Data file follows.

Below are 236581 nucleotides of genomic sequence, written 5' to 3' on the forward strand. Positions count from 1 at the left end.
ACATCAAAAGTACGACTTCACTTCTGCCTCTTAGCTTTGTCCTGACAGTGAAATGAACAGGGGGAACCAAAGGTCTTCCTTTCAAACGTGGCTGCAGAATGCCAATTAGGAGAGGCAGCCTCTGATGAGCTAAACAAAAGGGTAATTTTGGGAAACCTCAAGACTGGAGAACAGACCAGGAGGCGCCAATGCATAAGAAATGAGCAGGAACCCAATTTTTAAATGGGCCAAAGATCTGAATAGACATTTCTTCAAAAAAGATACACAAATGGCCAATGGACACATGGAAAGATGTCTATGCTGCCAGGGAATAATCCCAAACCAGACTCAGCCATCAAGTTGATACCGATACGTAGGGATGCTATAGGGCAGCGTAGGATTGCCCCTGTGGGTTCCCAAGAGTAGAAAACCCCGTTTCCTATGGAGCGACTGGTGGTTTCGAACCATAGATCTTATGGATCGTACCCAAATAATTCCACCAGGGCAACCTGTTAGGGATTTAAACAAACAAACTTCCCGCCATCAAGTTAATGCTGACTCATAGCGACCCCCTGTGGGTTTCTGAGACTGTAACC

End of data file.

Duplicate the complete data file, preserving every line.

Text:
Below are 236581 nucleotides of genomic sequence, written 5' to 3' on the forward strand. Positions count from 1 at the left end.
ACATCAAAAGTACGACTTCACTTCTGCCTCTTAGCTTTGTCCTGACAGTGAAATGAACAGGGGGAACCAAAGGTCTTCCTTTCAAACGTGGCTGCAGAATGCCAATTAGGAGAGGCAGCCTCTGATGAGCTAAACAAAAGGGTAATTTTGGGAAACCTCAAGACTGGAGAACAGACCAGGAGGCGCCAATGCATAAGAAATGAGCAGGAACCCAATTTTTAAATGGGCCAAAGATCTGAATAGACATTTCTTCAAAAAAGATACACAAATGGCCAATGGACACATGGAAAGATGTCTATGCTGCCAGGGAATAATCCCAAACCAGACTCAGCCATCAAGTTGATACCGATACGTAGGGATGCTATAGGGCAGCGTAGGATTGCCCCTGTGGGTTCCCAAGAGTAGAAAACCCCGTTTCCTATGGAGCGACTGGTGGTTTCGAACCATAGATCTTATGGATCGTACCCAAATAATTCCACCAGGGCAACCTGTTAGGGATTTAAACAAACAAACTTCCCGCCATCAAGTTAATGCTGACTCATAGCGACCCCCTGTGGGTTTCTGAGACTGTAACC